SEOUL, June 10 (Korea Bizwire) – Earlier this week, the special advisory committee of state affairs planning — a presidential transition team appointed by President Moon Jae-in — reaffirmed one of Moon’s campaign pledges to raise the minimum wage to 10,000 won by 2020 at a press briefing held in central Seoul.
The spokesperson of the committee called a 10,000 won ($8.90) minimum wage a ‘national political agenda’ during the regular briefing on Monday, while acknowledging the worries of small business owners over an increasing financial burden that could potentially kill jobs.
The government’s resolute approach to boosting the country’s current minimum wage of 6,470 won ($5.76) comes on the heels of growing income inequality coupled with the rising cost of living the country has experienced in recent years.
According to 2014 OECD figures, the top 10 percent in South Korea earned nearly five times more than the bottom 10 percent, closely following the U.S., the country with the highest income inequality, and leaving behind Japan, Spain and the U.K.
The stark income inequality is being felt in all aspects of South Korean life, particularly housing where the poor are most heavily hit.
In Seoul, where nearly one in ten households earns less than the minimum cost of living, the number of residents living in rented accommodation has hit a record high of 31.3 percent, according to the latest figures from the 2017 Seoul Survey.
Rising living costs are also a major contributing factor behind growing calls for a livable minimum wage in the country, as a recent report by the Economist Intelligence Unit shows Seoul is now the sixth most expensive city in the world, following Singapore, Hong Kong, and Tokyo.
For instance, the price of a tray of eggs in the country now stands at over 10,000 won, which many believe is ‘too costly’ even after considering the impact of a new outbreak of bird flu.
Against this backdrop, the newly elected Moon administration has made tackling income inequality its priority.
Speaking to the press, Blue House policy chief Jang Ha-sung said, “We need to seek a long-term and systematic approach to unemployment in order to tackle the worsening income inequality.”
As a solution, Jang argued more needs to be done to narrow the widening income gap between those working for corporations and those employed at small and medium sized businesses, as he believes average salaries at small businesses have reached unreasonably low levels over the past few decades.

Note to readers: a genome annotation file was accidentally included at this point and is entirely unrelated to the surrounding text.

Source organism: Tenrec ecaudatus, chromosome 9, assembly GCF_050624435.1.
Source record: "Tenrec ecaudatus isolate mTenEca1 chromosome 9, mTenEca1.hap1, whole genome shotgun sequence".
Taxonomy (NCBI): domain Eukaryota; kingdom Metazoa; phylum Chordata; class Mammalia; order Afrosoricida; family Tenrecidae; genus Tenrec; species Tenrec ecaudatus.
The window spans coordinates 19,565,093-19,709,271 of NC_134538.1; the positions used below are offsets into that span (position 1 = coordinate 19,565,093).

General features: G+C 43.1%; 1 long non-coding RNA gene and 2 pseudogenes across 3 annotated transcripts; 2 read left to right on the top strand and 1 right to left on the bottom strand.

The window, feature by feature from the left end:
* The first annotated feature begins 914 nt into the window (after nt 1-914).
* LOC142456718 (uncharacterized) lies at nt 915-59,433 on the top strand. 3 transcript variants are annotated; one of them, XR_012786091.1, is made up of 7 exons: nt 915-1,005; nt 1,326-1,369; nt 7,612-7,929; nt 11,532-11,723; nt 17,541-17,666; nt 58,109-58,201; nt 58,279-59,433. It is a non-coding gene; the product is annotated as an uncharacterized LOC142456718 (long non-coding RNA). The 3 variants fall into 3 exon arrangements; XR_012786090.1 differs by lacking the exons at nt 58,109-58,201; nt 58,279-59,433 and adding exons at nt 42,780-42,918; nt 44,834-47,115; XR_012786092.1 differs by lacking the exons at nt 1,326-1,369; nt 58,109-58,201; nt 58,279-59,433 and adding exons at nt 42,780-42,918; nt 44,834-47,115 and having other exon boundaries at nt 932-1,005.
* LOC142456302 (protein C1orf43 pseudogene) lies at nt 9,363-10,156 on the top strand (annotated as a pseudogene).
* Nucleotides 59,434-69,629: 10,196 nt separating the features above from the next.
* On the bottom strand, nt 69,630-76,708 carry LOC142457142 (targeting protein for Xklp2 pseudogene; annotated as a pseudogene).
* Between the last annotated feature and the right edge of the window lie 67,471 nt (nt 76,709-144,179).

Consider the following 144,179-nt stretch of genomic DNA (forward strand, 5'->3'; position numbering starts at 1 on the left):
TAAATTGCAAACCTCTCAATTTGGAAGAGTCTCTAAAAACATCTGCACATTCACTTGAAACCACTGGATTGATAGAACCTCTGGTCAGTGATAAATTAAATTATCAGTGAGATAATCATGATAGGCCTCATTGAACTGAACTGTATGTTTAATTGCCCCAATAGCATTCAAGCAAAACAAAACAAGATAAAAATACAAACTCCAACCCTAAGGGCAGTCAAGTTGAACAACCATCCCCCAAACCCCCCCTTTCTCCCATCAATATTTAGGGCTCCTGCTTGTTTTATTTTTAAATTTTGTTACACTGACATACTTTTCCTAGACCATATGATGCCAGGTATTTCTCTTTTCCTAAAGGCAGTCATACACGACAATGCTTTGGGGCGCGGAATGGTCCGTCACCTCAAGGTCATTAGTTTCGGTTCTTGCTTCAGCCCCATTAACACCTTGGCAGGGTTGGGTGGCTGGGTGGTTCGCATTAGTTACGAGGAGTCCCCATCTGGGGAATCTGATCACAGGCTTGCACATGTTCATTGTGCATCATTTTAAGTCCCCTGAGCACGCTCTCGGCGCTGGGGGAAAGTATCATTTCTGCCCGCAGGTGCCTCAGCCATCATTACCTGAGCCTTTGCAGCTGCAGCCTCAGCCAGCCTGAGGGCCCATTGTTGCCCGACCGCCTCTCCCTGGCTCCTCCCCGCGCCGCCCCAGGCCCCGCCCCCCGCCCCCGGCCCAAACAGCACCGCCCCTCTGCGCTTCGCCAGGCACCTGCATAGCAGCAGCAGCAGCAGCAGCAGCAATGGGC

Jang’s comments placed a focus on poor households who have been heavily hit by the country’s sluggish economy in recent years.
While the average income among the top 20 percent earners grew 5.5 percent last year compared to 2015, the figure dropped a whopping 9.8 percent among the bottom 20 percent, widening the income gap even further, according to a 2016 report on income distribution by Statistics Korea.
Amid economic forecasts predicting that the same trend is to continue this year, the suggestion in the OECD report Going for Growth 2017 of a higher minimum wage as a solution falls in line with the South Korean government’s efforts to narrow the income gap.
However, the proposed minimum wage is also facing criticism, particularly from the business community.
In a discussion held on Friday, Ha Tae-gyung, a member of the conservative Bareun Party, championed the voice of opponents to a higher minimum wage, as he said it could deprive the socially marginalized of the ladder of opportunity.
As opposition from small business owners and skeptics of liberal economic policies have put the Moon administration on a rocky path to achieving a livable minimum wage by 2020, finding a way to persuade the opposition is likely to be one of the biggest challenges facing the Moon administration on its path reducing income inequality.
Hyunsu Yim (firstname.lastname@example.org)